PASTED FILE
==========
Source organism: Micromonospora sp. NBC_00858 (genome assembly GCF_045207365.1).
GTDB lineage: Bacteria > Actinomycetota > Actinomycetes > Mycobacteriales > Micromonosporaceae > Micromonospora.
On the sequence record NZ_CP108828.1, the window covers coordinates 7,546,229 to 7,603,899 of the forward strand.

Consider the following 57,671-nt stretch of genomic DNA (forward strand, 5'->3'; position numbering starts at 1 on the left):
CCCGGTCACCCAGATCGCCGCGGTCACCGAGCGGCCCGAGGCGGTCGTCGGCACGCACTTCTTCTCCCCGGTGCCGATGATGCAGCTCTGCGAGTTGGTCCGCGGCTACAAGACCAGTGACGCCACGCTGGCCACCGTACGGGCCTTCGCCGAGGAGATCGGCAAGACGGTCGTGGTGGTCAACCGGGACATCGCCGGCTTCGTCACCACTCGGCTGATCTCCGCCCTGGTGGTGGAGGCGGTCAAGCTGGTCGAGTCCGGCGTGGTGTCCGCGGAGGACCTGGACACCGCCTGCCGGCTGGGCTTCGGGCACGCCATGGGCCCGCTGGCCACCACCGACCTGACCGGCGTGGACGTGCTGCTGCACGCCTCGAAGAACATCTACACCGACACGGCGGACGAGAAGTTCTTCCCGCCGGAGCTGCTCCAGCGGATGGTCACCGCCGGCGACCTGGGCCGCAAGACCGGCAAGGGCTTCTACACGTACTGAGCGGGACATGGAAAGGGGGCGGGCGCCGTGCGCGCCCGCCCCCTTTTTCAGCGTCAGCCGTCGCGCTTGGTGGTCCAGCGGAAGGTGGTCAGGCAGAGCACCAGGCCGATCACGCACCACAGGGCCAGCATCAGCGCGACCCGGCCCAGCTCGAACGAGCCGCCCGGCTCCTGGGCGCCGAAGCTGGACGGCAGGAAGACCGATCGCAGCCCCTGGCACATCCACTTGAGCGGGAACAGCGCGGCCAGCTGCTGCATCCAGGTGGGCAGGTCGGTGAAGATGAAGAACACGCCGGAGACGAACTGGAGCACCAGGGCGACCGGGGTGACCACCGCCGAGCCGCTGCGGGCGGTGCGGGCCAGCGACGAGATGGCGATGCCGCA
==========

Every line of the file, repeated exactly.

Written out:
Source organism: Micromonospora sp. NBC_00858 (genome assembly GCF_045207365.1).
GTDB lineage: Bacteria > Actinomycetota > Actinomycetes > Mycobacteriales > Micromonosporaceae > Micromonospora.
On the sequence record NZ_CP108828.1, the window covers coordinates 7,546,229 to 7,603,899 of the forward strand.

Consider the following 57,671-nt stretch of genomic DNA (forward strand, 5'->3'; position numbering starts at 1 on the left):
CCCGGTCACCCAGATCGCCGCGGTCACCGAGCGGCCCGAGGCGGTCGTCGGCACGCACTTCTTCTCCCCGGTGCCGATGATGCAGCTCTGCGAGTTGGTCCGCGGCTACAAGACCAGTGACGCCACGCTGGCCACCGTACGGGCCTTCGCCGAGGAGATCGGCAAGACGGTCGTGGTGGTCAACCGGGACATCGCCGGCTTCGTCACCACTCGGCTGATCTCCGCCCTGGTGGTGGAGGCGGTCAAGCTGGTCGAGTCCGGCGTGGTGTCCGCGGAGGACCTGGACACCGCCTGCCGGCTGGGCTTCGGGCACGCCATGGGCCCGCTGGCCACCACCGACCTGACCGGCGTGGACGTGCTGCTGCACGCCTCGAAGAACATCTACACCGACACGGCGGACGAGAAGTTCTTCCCGCCGGAGCTGCTCCAGCGGATGGTCACCGCCGGCGACCTGGGCCGCAAGACCGGCAAGGGCTTCTACACGTACTGAGCGGGACATGGAAAGGGGGCGGGCGCCGTGCGCGCCCGCCCCCTTTTTCAGCGTCAGCCGTCGCGCTTGGTGGTCCAGCGGAAGGTGGTCAGGCAGAGCACCAGGCCGATCACGCACCACAGGGCCAGCATCAGCGCGACCCGGCCCAGCTCGAACGAGCCGCCCGGCTCCTGGGCGCCGAAGCTGGACGGCAGGAAGACCGATCGCAGCCCCTGGCACATCCACTTGAGCGGGAACAGCGCGGCCAGCTGCTGCATCCAGGTGGGCAGGTCGGTGAAGATGAAGAACACGCCGGAGACGAACTGGAGCACCAGGGCGACCGGGGTGACCACCGCCGAGCCGCTGCGGGCGGTGCGGGCCAGCGACGAGATGGCGATGCCGCA